WBC Notes: Taillon Looks Good Against Team USA

Jameson Taillon got the start for Team Canada against Team USA in a crucial game. He was on a 65 pitch limit due to WBC restrictions on each pitcher. The winner of this game advances to the second round, the loser goes home. Taillon started the first inning with a ground out from Jimmy Rollins. He was throwing 95 MPH early, throwing mostly fastballs as the shadows in front of home plate gave the pitchers a huge advantage. Taillon got a quick fly out from Brandon Phillips for the second out before allowing a first-pitch single to Ryan Braun, who then stole second with Joe Mauer up. Taillon got a hard grounder to 2B from Mauer to end the inning, using 13 pitches to get through one.  Jameson Taillon 3

In the second inning, Taillon gave up a lead-off double to David Wright. He had a little bad luck on the next batter, getting a high infield pop up that was dropped by third baseman Taylor Green. The runners moved to second and third on a sacrifice bunt from Adam Jones. Eric Hosmer grounded out to third base for the second out, which was David Wright at home plate. Taillon got out of the inning with no runs allowed after another ground out from Shane Victorino. He needed just 11 pitches in the second, the last one hit 96 MPH on the radar gun.

Looking good on his pitch count after two, Taillon came out for the third with a 2-0 lead. Facing Jimmy Rollins again, on three pitches, he recorded his first strikeout. Taillon then retired Brandon Phillips on a one-pitch ground out. He got through the inning facing the minimum, striking out Ryan Braun looking on a nasty 3-2 curveball. He used 11 pitches again and looked real good battling back from a 3-0 count to Braun.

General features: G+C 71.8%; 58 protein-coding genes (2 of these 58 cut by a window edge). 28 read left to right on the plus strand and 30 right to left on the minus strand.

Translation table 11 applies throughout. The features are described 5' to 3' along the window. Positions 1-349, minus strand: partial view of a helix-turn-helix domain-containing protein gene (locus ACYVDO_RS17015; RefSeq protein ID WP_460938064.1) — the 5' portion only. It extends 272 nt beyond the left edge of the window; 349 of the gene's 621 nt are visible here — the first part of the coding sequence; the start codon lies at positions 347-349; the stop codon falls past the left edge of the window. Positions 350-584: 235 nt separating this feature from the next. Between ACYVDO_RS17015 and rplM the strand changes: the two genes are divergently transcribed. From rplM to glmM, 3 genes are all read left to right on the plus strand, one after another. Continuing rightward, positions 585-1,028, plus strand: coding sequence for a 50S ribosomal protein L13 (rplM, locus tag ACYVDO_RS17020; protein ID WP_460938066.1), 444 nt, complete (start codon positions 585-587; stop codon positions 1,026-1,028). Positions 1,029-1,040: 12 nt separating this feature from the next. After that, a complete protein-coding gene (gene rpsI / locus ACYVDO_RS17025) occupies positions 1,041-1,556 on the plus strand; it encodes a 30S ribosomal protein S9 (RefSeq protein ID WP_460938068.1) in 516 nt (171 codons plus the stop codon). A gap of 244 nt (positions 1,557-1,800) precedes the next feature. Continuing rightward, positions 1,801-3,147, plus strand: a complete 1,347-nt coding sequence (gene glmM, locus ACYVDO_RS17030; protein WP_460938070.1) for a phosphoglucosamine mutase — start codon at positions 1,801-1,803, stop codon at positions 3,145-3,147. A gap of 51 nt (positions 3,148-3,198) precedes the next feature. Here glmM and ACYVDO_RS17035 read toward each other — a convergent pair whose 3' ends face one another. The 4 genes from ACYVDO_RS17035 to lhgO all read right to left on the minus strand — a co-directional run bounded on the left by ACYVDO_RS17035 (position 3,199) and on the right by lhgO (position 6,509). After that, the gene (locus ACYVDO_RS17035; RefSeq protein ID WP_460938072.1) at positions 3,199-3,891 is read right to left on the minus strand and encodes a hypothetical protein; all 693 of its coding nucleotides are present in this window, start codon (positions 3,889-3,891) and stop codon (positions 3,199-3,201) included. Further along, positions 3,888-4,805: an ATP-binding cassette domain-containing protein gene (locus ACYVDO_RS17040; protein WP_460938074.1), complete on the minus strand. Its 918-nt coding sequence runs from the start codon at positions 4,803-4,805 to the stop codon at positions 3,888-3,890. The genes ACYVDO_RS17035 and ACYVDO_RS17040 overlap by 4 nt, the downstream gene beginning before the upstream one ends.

In the fourth inning, Taillon allowed a hard single to right field by Joe Mauer to lead off the inning. David Wright then drew a walk on six pitches. The US got on the board on the next play as Ben Zobist laid down a sac bunt that was thrown away by Taylor Green. It put runners on the corners with no outs and Adam Jones up, who then tied the game with a sacrifice fly. Eric Hosmer lined out to left field for the second out. Taillon struck out Shane Victorino to end the inning, using 17 pitches total, 52 for the game. Zobrist, Jones and Hosmer each saw one pitch in their AB.

Taillon’s final line was four innings, one earned run, four hits, one walk and he struck out three batters. He threw 34 of those 52 pitches for strikes and had an effective curveball working all game. He was sitting 93-95 MPH early, hitting 96 and in the fourth inning, he was sitting 92-94 MPH.

Results from this game, along with notes on Wandy Rodriguez’s start for the Dominican Republic, will be posted tonight.

John Dreker

Author: John Dreker